Yes I believe the firm of William Powell were about before the Crimea war? And remained in the Powell family until they sold up some years ago, they were in Carrs Lane, Birmingham, but moved to Banbury, when the new owners took over!

During my lunch break, or sometimes when passing, I used to pop into the shop regularly for bits and pieces, and knew the shop manager David quite well! In fact 35+ years ago I purchased a mint, 1926 William Powell best, SBS Boxlock Ejector with chopper lump barrels (Originally sold for £74:10s!) from them (it was a commission sale due to a bereavement)....As soon as I picked the gun up in the shop and threw it to my shoulder, I could tell it was for me.....it could have been made for me! It retained/retains near 100% of its colour hardening, had/has a dark, wonderful subtly figured stock and was/is truly a thing of beauty.....it is still my go to game gun!...it came with its original oak and leather case complete with original 2 piece ebony cleaning rod, oil bottle, snap caps and other accessories, and a copy of an entry in the ledger showing the date it was sold, its price, description, original spec and who it was made for.........I have shot most avian quarry species from snipe and Woodcock through Pheasant and Partridge to Grouse and Ptarmigan with it from South Devon to the Highlands of Scotland and many places in between, I will never part with it and it will go to my son when my shooting days are over!

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David ran the 'business side' including the mail order business.  The William Powell business was one of the first in fieldsports to develop a major catalogue mail order business.  The gun making side was run by Peter Powell, who was the younger brother.  Peter served as a guardian of the Birmingham Proof House as his ancestors had before him.

They had been at the premises in Carrs Lane since the 1860s(?).  The building was initially no 13, but later the street was renumbered and the Powell premises became no 35, Carrs Lane.

I met Peter on a number of occasions and he was a very knowledgeable, friendly and helpful person, I didn't really know David.  As well as having true 'Powell' guns made in Birmingham (quite a bit done 'in the trade' I believe), the introduced a 'Heritage' range which were made in Spain (by Arrietta I believe) for Powell's - something about which they were very open and stated in their catalogue (unlike some other English 'makers' who don't publicise where their guns are mainly made.)  The shop was 'fronted' by Mr Russell if I remember right.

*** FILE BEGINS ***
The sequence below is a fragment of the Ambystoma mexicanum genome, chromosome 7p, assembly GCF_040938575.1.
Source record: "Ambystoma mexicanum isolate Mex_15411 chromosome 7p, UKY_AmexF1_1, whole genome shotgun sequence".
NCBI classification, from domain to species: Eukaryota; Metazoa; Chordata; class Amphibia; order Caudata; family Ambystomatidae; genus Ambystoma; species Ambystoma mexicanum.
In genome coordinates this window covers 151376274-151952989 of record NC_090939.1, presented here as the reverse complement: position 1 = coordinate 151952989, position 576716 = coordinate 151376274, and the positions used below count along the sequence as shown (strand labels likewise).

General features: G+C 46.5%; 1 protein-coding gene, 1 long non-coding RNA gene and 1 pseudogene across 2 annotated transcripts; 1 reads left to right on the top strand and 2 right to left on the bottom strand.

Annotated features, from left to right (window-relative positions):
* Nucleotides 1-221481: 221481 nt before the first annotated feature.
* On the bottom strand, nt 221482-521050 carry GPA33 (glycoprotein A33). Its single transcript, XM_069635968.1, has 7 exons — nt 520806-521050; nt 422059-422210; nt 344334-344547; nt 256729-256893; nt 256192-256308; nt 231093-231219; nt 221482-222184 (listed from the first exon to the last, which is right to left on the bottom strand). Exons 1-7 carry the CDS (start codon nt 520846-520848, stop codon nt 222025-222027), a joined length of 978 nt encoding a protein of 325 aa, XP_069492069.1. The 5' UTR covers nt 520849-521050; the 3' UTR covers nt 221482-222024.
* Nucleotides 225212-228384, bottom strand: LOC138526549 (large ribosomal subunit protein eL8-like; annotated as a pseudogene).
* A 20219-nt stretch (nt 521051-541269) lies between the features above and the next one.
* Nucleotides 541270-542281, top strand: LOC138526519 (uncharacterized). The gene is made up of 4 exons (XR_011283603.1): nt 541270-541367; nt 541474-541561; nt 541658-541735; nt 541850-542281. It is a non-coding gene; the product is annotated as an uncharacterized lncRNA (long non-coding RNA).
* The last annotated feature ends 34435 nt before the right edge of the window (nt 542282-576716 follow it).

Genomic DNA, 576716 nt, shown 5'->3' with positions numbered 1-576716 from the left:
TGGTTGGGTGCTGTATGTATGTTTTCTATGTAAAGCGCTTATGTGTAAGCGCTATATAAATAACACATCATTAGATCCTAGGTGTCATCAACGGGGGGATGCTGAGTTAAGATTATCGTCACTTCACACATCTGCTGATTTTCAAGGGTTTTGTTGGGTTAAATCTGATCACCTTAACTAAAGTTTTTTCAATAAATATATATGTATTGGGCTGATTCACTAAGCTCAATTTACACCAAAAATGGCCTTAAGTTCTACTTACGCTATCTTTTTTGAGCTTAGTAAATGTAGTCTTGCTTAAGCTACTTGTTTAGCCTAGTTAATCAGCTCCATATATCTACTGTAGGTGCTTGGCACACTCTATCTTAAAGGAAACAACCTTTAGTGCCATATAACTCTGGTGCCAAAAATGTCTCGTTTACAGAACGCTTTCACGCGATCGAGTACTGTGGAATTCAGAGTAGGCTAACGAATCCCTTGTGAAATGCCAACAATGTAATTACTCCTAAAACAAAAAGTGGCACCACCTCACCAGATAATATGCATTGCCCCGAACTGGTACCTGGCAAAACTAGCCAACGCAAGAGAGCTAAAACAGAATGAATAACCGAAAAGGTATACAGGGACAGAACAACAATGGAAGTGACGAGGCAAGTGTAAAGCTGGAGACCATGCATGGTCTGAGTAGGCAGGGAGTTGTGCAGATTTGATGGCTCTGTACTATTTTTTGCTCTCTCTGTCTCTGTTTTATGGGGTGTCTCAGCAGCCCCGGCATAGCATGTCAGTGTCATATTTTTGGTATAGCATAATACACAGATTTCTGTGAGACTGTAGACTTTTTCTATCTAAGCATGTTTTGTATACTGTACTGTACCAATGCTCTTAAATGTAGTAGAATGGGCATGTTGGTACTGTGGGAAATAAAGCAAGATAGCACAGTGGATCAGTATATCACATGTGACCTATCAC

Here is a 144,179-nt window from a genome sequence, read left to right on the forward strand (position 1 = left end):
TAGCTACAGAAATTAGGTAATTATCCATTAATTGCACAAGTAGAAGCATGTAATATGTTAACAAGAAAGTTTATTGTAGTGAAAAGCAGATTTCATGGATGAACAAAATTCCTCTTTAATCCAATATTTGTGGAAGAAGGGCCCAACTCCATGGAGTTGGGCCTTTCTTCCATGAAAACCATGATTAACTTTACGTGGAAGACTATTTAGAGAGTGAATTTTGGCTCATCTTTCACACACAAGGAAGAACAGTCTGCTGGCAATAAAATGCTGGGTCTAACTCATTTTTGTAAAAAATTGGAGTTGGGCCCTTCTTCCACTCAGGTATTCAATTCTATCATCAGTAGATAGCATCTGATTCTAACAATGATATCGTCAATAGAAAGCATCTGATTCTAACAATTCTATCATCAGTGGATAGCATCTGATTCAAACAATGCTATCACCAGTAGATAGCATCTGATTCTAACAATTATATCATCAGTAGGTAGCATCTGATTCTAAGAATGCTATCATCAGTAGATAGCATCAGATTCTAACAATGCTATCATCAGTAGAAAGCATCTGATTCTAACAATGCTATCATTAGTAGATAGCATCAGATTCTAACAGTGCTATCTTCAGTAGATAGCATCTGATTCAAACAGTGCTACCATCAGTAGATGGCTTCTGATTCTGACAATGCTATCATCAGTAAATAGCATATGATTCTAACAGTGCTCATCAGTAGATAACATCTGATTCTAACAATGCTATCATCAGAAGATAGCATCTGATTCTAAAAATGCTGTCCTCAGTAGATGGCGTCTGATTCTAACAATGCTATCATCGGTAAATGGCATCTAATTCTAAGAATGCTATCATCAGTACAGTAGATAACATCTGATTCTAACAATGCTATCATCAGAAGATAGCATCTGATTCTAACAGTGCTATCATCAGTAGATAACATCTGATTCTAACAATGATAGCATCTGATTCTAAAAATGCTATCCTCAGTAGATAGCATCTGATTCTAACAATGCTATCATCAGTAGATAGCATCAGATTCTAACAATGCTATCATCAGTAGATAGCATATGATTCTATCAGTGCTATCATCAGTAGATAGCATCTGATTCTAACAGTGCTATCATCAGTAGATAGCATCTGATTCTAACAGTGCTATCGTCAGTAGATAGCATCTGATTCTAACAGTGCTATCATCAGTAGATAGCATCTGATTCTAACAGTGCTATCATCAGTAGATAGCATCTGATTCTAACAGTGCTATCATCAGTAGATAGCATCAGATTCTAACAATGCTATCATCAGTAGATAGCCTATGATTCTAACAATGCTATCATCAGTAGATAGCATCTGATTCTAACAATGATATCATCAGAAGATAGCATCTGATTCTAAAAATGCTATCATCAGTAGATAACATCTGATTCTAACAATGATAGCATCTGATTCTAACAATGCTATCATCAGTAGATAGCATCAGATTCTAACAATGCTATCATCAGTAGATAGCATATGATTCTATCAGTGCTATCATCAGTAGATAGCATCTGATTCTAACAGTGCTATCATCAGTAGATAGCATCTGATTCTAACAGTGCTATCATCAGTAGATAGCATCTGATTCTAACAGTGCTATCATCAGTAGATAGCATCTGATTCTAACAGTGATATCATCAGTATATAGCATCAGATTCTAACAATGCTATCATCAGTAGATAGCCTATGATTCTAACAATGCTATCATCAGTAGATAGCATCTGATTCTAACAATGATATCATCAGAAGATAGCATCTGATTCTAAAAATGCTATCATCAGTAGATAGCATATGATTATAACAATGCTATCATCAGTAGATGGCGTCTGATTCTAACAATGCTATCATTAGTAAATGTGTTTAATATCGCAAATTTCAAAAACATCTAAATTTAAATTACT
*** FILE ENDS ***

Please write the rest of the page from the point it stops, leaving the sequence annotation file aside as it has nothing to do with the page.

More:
I believe there was another generation (not sure if they were David's family or Peter's family), but I understand they chose other career paths.  Peter and David were past 'normal retirement age' and sold the business to Mark Osborne, who now runs it from Banbury.  As far as I know they no longer make guns in the UK.  The current present range is sourced in Spain and Italy.

The Carr's Lane premises were always a lovely quiet and hospitable place to visit right in the centre of Birmingham (beside Marks and Spencers!)

I am aware that there is currently a history of the business (book) in preparation.

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If I recall correctly the guy who 'fronted, the shop was David Russell? I too met the Powell Brothers on a few occasions, and yes the shop was a very welcoming place, no pressure selling and they always had time for customers.......prior to the sale, Powells was I understand, the oldest gunmakers to be still in continuous ownership of the original family?

William Powell guns were so well thought of, the firm were referred to as the Birmingham Purdey......as were the firm of W R Pape known as the "Purdey of the North"